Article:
When Federal Housing Finance Agency director Mel Watt spoke to the Senate last month, he reaffirmed that he was committed to following Congress’s lead on Fannie Mae / Federal National Mortgage Assctn Fnni Me (OTCBB:FNMA) and Freddie Mac / Federal Home Loan Mortgage Corp (OTCBB:FMCC) reform, and then asked them to please got on with setting a course of action. But recent comments from Democrats and Republicans make it sound like there won’t be any more progress in the next Congressional term than there was in the previous one.
Senators respond to Watt’s decision
“New Yorkers know painfully well that it is becoming extremely difficult to afford the rising cost of rent. The decision by the FHFA to fund the National Housing Trust Fund and the Capital Magnet Fund will bring millions of dollars to New York for rental housing and is a step in the right direction to help ensure that hardworking New York families have safe and affordable places to live,” said Democratic Senator Chuck Schumer.
Schumer, Senator Elizabeth Warren, and other progressives have focused on affordable housing when talking about Fannie Mae (Federal National Mortgage Association) and Freddie Mac (Federal Home Loan Mortgage Corp).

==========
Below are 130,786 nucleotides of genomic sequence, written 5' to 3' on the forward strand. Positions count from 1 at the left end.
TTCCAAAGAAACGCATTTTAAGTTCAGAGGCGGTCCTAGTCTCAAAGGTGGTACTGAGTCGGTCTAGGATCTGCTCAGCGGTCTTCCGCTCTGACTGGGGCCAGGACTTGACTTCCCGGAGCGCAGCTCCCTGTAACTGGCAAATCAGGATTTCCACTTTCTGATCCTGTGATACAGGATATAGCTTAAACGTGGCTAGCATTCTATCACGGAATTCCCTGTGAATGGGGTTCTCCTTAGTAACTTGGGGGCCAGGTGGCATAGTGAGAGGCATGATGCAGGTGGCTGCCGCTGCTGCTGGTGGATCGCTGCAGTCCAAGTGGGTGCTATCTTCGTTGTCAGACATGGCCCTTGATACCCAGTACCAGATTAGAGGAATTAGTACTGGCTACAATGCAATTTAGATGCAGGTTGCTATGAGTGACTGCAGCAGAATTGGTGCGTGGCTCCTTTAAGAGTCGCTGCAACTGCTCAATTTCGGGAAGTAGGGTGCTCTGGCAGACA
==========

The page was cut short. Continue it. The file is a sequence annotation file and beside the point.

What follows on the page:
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“Contrary to what Fannie Mae and Freddie Mac apologists claim, the GSEs have yet to repay any of the taxpayer-funded bailout funds they received, said Republican Representative Ed Royce, reports Vicki Needham for The Hill. “Money coming in from the GSEs should go to the taxpayers instead of a slush fund for ideological housing groups to play around with.”
Paying back the government is a bit of a red herring since Fannie Mae and Freddie Mac don’t have the right to repurchase the government’s preferred stock even if they wanted to – Fannie Mae and Freddie Mac shareholders point out that dividend payments to the government are now much larger than the size of the original bailouts. But Royce and Republican Rep Jeb Hensarling both called the Housing Trust Fund a ‘slush fund’ and were furious that Watt had decided to start funding it.
Fannie Mae, Freddie Mac Reform: Changing terms of the debate spell gridlock
The reason this matters is that previous attempts to find common ground, like last year’s Crapo-Johnson bill, focused on the goal of bringing private capital back to the secondary mortgage market while limiting taxpayer exposure, a principal that has broad bipartisan appeal. But if Fannie Mae and Freddie Mac reform is going to be reduced to free markets v affordable housing, that common ground disappears pretty quickly.